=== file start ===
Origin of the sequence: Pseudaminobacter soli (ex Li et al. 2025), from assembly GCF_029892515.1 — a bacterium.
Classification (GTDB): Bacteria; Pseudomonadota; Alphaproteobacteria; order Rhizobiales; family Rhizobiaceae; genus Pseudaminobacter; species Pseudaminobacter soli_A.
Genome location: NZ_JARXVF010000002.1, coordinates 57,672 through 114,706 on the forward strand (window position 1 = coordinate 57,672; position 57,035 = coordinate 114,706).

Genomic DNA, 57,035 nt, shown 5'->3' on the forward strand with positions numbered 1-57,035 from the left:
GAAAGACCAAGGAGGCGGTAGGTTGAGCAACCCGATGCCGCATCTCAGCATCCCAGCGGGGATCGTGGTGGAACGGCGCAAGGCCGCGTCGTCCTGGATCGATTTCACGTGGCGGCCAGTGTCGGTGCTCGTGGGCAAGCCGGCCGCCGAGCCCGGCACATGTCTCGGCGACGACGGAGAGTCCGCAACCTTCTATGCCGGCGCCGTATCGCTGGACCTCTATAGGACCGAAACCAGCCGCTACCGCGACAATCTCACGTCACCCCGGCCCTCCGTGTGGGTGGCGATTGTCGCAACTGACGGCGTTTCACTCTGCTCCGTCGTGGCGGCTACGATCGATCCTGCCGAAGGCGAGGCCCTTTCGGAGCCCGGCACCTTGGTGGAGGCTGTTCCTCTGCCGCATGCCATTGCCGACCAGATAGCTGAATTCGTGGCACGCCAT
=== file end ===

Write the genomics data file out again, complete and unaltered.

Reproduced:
Origin of the sequence: Pseudaminobacter soli (ex Li et al. 2025), from assembly GCF_029892515.1 — a bacterium.
Classification (GTDB): Bacteria; Pseudomonadota; Alphaproteobacteria; order Rhizobiales; family Rhizobiaceae; genus Pseudaminobacter; species Pseudaminobacter soli_A.
Genome location: NZ_JARXVF010000002.1, coordinates 57,672 through 114,706 on the forward strand (window position 1 = coordinate 57,672; position 57,035 = coordinate 114,706).

Genomic DNA, 57,035 nt, shown 5'->3' on the forward strand with positions numbered 1-57,035 from the left:
GAAAGACCAAGGAGGCGGTAGGTTGAGCAACCCGATGCCGCATCTCAGCATCCCAGCGGGGATCGTGGTGGAACGGCGCAAGGCCGCGTCGTCCTGGATCGATTTCACGTGGCGGCCAGTGTCGGTGCTCGTGGGCAAGCCGGCCGCCGAGCCCGGCACATGTCTCGGCGACGACGGAGAGTCCGCAACCTTCTATGCCGGCGCCGTATCGCTGGACCTCTATAGGACCGAAACCAGCCGCTACCGCGACAATCTCACGTCACCCCGGCCCTCCGTGTGGGTGGCGATTGTCGCAACTGACGGCGTTTCACTCTGCTCCGTCGTGGCGGCTACGATCGATCCTGCCGAAGGCGAGGCCCTTTCGGAGCCCGGCACCTTGGTGGAGGCTGTTCCTCTGCCGCATGCCATTGCCGACCAGATAGCTGAATTCGTGGCACGCCAT